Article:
In October 2003, the Appeals Chamber reversed our decision and essentially adopted the Krajišnik definition as the definitive one for the ICTY and the International Criminal Tribunal for Rwanda (ICTR): judicial notice establishes a ‘well-founded presumption’ in favour of the moving party — whether it be the prosecution or the defence — that the fact is accurate. As a consequence, that party does not need to prove the fact at trial, but the other party — prosecution or defence — may put forth evidence to rebut it.33
This decision of the Appeals Chamber widened the possibility for future Trial Chambers to take judicial notice of adjudicated facts; Trial Chambers have, indeed, made much more frequent use of the Rule since 2003. Subsequent to the Appeals Chamber's decision, the main concern on the part of Trial Chambers has been to strike the right balance between the need for an expeditious trial and the need to guarantee the rights of the accused. With these needs in mind, on remand from the Appeals Chamber we articulated two other concerns that may lead a Chamber to withhold judicial notice of an adjudicated fact even though all the requirements for admissibility have been fulfilled. First, noticing the fact may place too big a burden on the accused in the production of rebuttal evidence, especially where the prosecution seeks judicial notice of a large number of adjudicated facts. Second, the production of rebuttal evidence may also take excessive time and resources, consequently frustrating — instead of promoting — judicial economy.34
As time has progressed and more final judgments have been rendered in the ICTY and ICTR, the prosecution has sought to make increased use of Rule 94(B), very frequently citing judicial notice of hundreds of facts purportedly adjudicated in previous proceedings. A recent motion in my current case, Popović and others, seeks judicial notice of 534 facts said to have been adjudicated in the other three judgments of the ICTY relating to the events in Srebrenica in 1995.35 Moreover, in sharp contrast to the initial reluctance just a few years ago to grant motions for judicial notice, the Chambers of the Tribunal have been increasingly willing to grant such notice.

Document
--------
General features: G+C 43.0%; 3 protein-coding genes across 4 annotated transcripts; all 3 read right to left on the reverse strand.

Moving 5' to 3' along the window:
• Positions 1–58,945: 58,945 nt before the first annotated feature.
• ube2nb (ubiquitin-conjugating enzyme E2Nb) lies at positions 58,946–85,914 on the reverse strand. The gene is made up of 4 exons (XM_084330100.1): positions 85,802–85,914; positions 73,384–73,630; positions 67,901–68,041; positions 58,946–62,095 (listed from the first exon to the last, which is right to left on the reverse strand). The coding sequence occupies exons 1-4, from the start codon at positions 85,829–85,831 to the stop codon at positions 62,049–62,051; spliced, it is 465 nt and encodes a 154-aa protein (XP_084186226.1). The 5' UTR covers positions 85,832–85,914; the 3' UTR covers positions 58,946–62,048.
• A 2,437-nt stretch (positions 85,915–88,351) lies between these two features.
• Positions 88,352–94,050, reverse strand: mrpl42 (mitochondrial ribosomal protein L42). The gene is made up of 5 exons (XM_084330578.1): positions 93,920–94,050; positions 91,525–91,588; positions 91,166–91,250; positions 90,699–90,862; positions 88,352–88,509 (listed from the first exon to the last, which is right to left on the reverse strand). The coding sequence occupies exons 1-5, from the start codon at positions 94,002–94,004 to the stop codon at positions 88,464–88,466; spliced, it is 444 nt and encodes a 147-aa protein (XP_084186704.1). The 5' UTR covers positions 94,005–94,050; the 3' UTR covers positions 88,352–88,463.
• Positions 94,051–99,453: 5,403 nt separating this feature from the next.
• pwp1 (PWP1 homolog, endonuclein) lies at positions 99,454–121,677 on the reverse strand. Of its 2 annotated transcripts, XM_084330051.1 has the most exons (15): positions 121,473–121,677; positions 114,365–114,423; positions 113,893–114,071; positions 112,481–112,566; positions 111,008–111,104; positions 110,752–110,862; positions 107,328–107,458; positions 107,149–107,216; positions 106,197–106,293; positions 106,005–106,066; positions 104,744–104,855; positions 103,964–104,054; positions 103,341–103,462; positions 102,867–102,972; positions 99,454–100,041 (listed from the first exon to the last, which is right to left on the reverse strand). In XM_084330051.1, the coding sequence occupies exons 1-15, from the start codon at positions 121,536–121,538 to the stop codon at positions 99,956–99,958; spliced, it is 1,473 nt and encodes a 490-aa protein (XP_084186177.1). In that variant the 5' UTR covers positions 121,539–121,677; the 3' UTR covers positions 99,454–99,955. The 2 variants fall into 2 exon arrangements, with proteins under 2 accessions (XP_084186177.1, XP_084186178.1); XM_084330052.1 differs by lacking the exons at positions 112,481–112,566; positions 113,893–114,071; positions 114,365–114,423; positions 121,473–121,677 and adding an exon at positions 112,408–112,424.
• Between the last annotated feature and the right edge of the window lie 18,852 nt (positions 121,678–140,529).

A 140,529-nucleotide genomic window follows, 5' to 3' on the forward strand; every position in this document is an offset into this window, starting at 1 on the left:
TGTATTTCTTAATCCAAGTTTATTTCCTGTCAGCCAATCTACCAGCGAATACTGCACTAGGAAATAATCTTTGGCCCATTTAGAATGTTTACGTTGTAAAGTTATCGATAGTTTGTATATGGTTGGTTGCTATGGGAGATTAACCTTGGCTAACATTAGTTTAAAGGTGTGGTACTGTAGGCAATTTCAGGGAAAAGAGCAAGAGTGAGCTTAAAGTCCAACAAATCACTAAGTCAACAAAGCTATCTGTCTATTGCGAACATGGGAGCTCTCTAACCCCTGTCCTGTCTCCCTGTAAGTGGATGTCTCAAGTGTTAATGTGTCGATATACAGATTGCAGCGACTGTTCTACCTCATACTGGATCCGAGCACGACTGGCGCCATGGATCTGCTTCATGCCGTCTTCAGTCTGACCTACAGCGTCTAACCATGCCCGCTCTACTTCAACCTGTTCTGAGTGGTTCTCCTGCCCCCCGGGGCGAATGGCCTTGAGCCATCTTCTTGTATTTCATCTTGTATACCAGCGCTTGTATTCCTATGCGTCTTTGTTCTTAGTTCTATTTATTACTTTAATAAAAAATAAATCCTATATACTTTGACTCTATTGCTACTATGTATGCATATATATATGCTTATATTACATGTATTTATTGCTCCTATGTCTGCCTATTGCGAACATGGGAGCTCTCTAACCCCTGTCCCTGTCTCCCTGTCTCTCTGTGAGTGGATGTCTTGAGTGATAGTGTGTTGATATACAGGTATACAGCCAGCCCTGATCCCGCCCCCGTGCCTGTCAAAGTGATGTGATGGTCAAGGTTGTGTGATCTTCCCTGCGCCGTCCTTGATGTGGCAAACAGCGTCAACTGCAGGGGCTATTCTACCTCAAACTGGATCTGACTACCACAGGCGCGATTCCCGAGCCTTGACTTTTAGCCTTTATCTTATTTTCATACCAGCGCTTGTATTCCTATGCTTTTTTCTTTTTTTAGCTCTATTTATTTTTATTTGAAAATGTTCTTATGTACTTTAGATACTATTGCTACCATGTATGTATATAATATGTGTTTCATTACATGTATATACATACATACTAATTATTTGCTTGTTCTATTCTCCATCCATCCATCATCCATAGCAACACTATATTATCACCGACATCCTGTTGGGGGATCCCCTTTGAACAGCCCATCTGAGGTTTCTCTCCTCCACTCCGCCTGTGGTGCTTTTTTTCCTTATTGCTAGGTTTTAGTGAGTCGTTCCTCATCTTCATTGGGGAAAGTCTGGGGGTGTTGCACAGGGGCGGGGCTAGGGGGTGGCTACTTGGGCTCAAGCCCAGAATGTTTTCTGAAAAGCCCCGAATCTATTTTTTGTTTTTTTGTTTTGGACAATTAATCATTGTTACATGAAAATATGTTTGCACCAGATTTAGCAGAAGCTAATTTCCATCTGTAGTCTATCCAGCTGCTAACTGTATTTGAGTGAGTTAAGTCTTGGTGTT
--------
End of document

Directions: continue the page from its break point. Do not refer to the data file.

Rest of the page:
The adoption and increased use of the rule on adjudicated facts is, like the rules on the production of written evidence of witnesses, another example of the process of internationalization of criminal procedure. It will be interesting to observe the continued evolution of the practice of judicial notice of adjudicated facts, and especially how the non-moving party — almost always the defence — will go about rebutting the presumption in favour of the adjudicated fact.
Let me add a final note of interest while I am on the subject of judicial notice. A recent and very famous example of judicial notice of facts of common knowledge occurred in June 2006, when the Appeals Chamber common to the ICTY and ICTR judicially noticed the fact that genocide occurred against the Tutsis in Rwanda in 1994.36 As a consequence of the mandatory operation of Rule 94(A), all future Trial Chambers of the ICTR must take notice of this fact, which establishes definitively and irrebuttably that genocide occurred.
5. Measures to Reduce the Size of Cases (Rule 73bis)
Trials at the ICTY have been long since the very beginning. Having become aware of this problem after the Tadić trial, the judges introduced Rule 73bis into the Rules in July 1998. This Rule obliged the prosecution to estimate the length of its case-in-chief and the number of witnesses it would call, and allowed the pre-trial judge to invite the Prosecutor to shorten the estimated length of examination-in-chief for some witnesses and to reduce the number of witnesses. In April 2001, Rule 73bis(C) was expanded considerably, giving the pre-trial judge the authority to determine the number of witnesses the prosecution may call, and the time available to the prosecution for presenting evidence.